David Nyman wrote:
> On Oct 9, 6:35 pm, "1Z" <[EMAIL PROTECTED]> wrote:
>>What is a "computation itself"? A process? And algorithm?
> Bruno covers what he means by 'comp' pretty comprehensively in his
> various posts and papers.
>>Using supplementary assumptions -- such as "only activity counts".
> Not sure what you're getting at - do you mean that, under materialism,
> the mere existence (not specific activity) of physical properties
> suffices to generate conscious experience? If so, I don't follow. I
> assume (see below) that, under materialism, experience -> psychological
> activity -> physical activity.
>>Yes, but it is still quite possible that a class of phsyical
>>systems picked out by some computational(but ultimately physical)
>>set of properties are conscious/cognitive in veirtue of those
>>proeprties -- ie computationalism is a sort of convenient
>>shorthand or shortcut to the physically relevant properties.
> But this is the very nub. And it may be dead wrong, so would you
> address this directly? What is being claimed (in this form, a general
> appeal to the class of arguments referred to by the UDA 8th step) is
> that under materialism, 'computationalism' (i.e. the 1st variety in my
> taxonomy) precisely *can't* 'pick out' a set of 'physically relevant
> properties' in any stable way, because the physical instantiation of
> any given 'computation' is essentially arbitrary, and can extend to any
> number of diverse physical properties, to choice. Under materialism,
> specific conscious experiences should presumably map, or reduce, to the
> activity of an equivalently stable set of physical properties (in an
> analogous sense to, say, specific neurological processes reducing
> stably downwards through the physical substrate). And this can't be the
> case if I can change the physical properties of the computational
> substrate at will, from step to step of the program if necessary. So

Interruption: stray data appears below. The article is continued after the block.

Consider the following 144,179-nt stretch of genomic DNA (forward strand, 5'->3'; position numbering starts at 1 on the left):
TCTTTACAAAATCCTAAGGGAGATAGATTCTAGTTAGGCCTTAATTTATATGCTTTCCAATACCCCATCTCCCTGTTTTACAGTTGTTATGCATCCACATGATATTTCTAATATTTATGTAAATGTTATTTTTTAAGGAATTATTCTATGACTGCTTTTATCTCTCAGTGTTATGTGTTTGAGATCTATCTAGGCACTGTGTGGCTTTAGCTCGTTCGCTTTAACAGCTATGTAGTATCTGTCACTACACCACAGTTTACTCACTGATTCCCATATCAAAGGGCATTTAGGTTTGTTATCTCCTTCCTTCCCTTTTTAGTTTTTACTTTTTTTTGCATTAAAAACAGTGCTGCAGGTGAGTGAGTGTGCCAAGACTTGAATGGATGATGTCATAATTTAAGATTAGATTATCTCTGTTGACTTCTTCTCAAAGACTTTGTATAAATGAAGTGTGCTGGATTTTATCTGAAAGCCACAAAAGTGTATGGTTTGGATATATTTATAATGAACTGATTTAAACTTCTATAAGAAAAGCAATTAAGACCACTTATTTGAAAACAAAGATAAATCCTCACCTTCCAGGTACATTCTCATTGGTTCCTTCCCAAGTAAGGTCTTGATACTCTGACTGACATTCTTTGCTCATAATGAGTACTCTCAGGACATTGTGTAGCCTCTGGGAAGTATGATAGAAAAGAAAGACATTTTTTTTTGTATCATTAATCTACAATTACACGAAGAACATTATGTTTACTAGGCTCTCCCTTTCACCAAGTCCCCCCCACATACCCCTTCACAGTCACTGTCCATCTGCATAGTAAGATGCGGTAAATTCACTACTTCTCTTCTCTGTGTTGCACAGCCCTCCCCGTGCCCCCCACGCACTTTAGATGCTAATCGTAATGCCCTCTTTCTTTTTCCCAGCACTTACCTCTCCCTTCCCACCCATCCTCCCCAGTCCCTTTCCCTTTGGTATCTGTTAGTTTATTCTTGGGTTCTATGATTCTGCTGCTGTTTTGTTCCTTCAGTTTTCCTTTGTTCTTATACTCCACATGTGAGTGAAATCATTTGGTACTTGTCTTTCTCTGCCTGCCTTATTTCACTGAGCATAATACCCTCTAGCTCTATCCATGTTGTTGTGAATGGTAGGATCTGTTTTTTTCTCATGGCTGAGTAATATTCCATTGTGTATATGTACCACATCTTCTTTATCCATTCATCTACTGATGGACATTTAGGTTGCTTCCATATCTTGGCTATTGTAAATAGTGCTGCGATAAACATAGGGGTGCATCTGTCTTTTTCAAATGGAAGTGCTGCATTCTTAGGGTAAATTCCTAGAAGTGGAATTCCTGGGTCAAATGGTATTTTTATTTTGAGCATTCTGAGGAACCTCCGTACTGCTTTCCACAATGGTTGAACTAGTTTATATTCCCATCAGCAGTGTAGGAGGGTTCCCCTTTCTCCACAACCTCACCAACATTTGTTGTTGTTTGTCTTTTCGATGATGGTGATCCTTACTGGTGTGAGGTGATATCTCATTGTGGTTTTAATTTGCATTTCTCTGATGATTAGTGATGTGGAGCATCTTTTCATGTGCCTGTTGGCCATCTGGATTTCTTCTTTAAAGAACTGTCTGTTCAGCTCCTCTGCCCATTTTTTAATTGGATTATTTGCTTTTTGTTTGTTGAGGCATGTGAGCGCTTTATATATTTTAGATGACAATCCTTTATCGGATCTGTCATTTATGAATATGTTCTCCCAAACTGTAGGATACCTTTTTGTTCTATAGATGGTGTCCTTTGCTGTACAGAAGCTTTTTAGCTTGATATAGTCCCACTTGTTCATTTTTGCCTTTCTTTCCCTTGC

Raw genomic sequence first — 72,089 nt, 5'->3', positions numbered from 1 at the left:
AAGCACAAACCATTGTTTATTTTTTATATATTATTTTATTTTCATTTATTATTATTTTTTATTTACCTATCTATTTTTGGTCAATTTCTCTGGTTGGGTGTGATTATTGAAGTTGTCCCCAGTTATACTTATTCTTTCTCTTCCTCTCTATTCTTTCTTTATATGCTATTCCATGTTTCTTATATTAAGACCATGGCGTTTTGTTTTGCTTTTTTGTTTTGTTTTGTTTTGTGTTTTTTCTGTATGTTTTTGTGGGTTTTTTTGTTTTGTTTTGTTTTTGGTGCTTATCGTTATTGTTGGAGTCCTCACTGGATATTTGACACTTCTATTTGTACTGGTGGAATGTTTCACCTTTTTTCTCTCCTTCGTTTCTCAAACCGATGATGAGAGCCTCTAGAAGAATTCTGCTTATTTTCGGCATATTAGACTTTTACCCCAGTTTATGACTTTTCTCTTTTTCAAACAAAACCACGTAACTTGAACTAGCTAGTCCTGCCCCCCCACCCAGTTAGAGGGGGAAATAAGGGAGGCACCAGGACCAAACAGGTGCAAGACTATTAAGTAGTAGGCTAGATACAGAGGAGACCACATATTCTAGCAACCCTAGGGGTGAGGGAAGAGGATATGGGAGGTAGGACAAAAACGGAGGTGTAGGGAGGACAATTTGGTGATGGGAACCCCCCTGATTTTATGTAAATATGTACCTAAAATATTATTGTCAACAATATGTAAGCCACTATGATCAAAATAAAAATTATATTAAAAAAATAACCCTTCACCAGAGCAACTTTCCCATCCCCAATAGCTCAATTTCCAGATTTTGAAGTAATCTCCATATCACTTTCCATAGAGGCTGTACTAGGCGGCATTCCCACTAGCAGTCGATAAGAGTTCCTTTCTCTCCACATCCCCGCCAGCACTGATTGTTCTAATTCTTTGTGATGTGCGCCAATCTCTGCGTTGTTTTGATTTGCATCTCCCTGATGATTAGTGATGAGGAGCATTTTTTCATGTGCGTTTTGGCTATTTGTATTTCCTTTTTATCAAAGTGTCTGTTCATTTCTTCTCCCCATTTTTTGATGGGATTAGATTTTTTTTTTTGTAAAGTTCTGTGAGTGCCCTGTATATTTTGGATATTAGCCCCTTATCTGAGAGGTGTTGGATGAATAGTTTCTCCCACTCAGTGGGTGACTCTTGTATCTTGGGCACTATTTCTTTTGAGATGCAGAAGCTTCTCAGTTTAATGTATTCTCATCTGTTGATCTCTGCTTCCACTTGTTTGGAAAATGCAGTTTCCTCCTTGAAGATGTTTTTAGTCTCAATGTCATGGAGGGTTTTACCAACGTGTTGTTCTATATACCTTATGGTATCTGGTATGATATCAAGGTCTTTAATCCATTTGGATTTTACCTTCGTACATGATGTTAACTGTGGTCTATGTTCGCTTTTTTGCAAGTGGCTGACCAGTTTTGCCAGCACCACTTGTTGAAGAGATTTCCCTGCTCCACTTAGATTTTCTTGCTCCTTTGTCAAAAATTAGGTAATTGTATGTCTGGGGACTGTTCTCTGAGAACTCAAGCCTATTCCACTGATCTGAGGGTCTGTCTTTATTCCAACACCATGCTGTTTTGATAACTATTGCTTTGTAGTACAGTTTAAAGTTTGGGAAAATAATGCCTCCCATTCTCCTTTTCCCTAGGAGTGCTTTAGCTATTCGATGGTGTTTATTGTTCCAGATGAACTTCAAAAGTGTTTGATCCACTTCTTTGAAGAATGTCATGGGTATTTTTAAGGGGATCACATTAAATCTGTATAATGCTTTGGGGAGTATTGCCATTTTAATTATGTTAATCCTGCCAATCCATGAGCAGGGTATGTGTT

> the claim is that, under materialism, some other schema than
> computationalism must ultimately be deployed to explain any stable
> *general* mapping from consciousness to physics. I agree that this is a
> bold claim, but it does appear to stem from a basic dislocation in the
> supervention scheme consciousness -> computation -> physicalism. Its
> consequence is that if we wish to claim that consciousness does in fact
> supervene stably on computation, as opposed to the physical itself,
> then such computation must itself be defined in a manner unconstrained
> to specific *physical* properties. This is a reductio devised to show
> the consequences of the starting assumptions. You pays your money.....
>>The point is that computationalists can continue to believe in matter
>>so long as they don't believe in numbers.
> But if I'm right, they can't also believe that 'computation' - which is
> only arbitrarily constrained physically - is an adequate explanatory
> schema for consciousness. It's just a metaphor, and metaphors per se
> (as opposed to their instantiations) aren't 'real in the sense that I
> am real'.
> David

But I think they can.  The "basic dislocation" arises from supposing that 
can exist without a physical process; an invalid inference from computation 
able to exist independent of each particular physical process.  So you can 
that consciousness supervenes on computation and computation supervenes on 
processes.  Of course that brings us back to the question of whether every 
process implements every possible computation.

Brent Meeker

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